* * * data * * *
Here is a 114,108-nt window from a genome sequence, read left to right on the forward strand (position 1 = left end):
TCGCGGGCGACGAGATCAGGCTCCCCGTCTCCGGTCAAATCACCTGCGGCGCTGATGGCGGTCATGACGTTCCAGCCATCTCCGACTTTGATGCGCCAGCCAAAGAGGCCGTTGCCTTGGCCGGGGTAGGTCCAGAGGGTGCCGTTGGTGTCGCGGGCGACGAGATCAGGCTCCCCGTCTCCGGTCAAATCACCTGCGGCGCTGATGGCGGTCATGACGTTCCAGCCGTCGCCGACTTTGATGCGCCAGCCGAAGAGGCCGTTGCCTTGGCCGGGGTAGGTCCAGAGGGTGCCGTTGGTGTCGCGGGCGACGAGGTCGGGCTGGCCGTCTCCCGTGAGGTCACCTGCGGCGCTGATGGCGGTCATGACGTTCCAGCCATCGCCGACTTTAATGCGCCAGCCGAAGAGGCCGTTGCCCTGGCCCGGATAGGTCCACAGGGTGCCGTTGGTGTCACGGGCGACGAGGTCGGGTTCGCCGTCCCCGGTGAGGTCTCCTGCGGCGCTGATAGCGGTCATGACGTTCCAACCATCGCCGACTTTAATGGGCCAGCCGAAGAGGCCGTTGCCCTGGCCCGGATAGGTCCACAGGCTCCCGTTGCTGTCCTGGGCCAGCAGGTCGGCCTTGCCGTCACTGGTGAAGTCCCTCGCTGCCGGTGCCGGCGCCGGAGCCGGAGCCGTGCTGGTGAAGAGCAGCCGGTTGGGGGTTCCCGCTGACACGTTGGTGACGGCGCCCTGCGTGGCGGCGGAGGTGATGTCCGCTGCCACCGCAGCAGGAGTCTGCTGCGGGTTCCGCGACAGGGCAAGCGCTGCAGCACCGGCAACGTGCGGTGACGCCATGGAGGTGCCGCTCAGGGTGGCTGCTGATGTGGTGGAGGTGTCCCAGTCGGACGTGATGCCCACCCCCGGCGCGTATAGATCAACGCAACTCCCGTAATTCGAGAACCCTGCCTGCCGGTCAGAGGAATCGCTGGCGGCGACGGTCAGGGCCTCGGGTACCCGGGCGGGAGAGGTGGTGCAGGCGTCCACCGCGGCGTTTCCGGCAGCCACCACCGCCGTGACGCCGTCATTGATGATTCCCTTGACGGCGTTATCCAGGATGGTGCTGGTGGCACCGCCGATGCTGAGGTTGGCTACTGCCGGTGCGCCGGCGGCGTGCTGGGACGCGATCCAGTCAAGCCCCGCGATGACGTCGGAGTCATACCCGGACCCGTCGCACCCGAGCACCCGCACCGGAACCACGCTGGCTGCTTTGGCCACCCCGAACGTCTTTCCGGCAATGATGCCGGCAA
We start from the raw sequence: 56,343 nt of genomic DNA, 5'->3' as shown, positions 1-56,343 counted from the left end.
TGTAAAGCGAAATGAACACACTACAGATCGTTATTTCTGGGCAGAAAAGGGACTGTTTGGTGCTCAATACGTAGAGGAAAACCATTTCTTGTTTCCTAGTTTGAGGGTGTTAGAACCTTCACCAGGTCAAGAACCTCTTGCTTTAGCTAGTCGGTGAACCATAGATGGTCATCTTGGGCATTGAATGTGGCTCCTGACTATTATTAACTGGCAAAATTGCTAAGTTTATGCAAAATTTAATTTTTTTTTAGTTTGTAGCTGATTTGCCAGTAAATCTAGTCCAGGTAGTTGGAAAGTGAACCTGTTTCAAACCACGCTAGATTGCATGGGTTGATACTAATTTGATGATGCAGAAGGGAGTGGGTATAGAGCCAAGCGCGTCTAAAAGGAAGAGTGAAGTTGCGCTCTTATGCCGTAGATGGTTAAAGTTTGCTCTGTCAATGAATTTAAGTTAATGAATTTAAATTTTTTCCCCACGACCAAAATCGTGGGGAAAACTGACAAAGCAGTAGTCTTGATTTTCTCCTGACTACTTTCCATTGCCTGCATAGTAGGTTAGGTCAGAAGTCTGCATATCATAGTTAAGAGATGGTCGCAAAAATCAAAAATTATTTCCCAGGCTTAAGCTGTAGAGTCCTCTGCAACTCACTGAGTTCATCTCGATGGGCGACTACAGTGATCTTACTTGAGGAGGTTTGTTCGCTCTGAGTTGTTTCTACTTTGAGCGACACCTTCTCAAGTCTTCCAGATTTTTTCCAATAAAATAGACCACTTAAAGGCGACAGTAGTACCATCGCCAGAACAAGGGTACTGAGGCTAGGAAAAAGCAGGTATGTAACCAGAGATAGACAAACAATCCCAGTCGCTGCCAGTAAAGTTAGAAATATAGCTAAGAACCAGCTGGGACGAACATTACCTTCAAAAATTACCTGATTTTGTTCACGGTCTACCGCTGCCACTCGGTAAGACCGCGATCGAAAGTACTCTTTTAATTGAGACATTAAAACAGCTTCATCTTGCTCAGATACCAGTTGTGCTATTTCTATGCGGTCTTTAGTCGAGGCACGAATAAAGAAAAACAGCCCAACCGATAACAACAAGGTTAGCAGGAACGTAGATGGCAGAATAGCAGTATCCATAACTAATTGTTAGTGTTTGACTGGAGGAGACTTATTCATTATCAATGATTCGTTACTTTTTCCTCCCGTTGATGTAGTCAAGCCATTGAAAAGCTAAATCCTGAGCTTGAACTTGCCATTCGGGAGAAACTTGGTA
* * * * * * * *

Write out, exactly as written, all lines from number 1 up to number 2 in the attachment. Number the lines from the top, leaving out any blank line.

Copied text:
Here is a 114,108-nt window from a genome sequence, read left to right on the forward strand (position 1 = left end):
TCGCGGGCGACGAGATCAGGCTCCCCGTCTCCGGTCAAATCACCTGCGGCGCTGATGGCGGTCATGACGTTCCAGCCATCTCCGACTTTGATGCGCCAGCCAAAGAGGCCGTTGCCTTGGCCGGGGTAGGTCCAGAGGGTGCCGTTGGTGTCGCGGGCGACGAGATCAGGCTCCCCGTCTCCGGTCAAATCACCTGCGGCGCTGATGGCGGTCATGACGTTCCAGCCGTCGCCGACTTTGATGCGCCAGCCGAAGAGGCCGTTGCCTTGGCCGGGGTAGGTCCAGAGGGTGCCGTTGGTGTCGCGGGCGACGAGGTCGGGCTGGCCGTCTCCCGTGAGGTCACCTGCGGCGCTGATGGCGGTCATGACGTTCCAGCCATCGCCGACTTTAATGCGCCAGCCGAAGAGGCCGTTGCCCTGGCCCGGATAGGTCCACAGGGTGCCGTTGGTGTCACGGGCGACGAGGTCGGGTTCGCCGTCCCCGGTGAGGTCTCCTGCGGCGCTGATAGCGGTCATGACGTTCCAACCATCGCCGACTTTAATGGGCCAGCCGAAGAGGCCGTTGCCCTGGCCCGGATAGGTCCACAGGCTCCCGTTGCTGTCCTGGGCCAGCAGGTCGGCCTTGCCGTCACTGGTGAAGTCCCTCGCTGCCGGTGCCGGCGCCGGAGCCGGAGCCGTGCTGGTGAAGAGCAGCCGGTTGGGGGTTCCCGCTGACACGTTGGTGACGGCGCCCTGCGTGGCGGCGGAGGTGATGTCCGCTGCCACCGCAGCAGGAGTCTGCTGCGGGTTCCGCGACAGGGCAAGCGCTGCAGCACCGGCAACGTGCGGTGACGCCATGGAGGTGCCGCTCAGGGTGGCTGCTGATGTGGTGGAGGTGTCCCAGTCGGACGTGATGCCCACCCCCGGCGCGTATAGATCAACGCAACTCCCGTAATTCGAGAACCCTGCCTGCCGGTCAGAGGAATCGCTGGCGGCGACGGTCAGGGCCTCGGGTACCCGGGCGGGAGAGGTGGTGCAGGCGTCCACCGCGGCGTTTCCGGCAGCCACCACCGCCGTGACGCCGTCATTGATGATTCCCTTGACGGCGTTATCCAGGATGGTGCTGGTGGCACCGCCGATGCTGAGGTTGGCTACTGCCGGTGCGCCGGCGGCGTGCTGGGACGCGATCCAGTCAAGCCCCGCGATGACGTCGGAGTCATACCCGGACCCGTCGCACCCGAGCACCCGCACCGGAACCACGCTGGCTGCTTTGGCCACCCCGAACGTCTTTCCGGCAATGATGCCGGCAA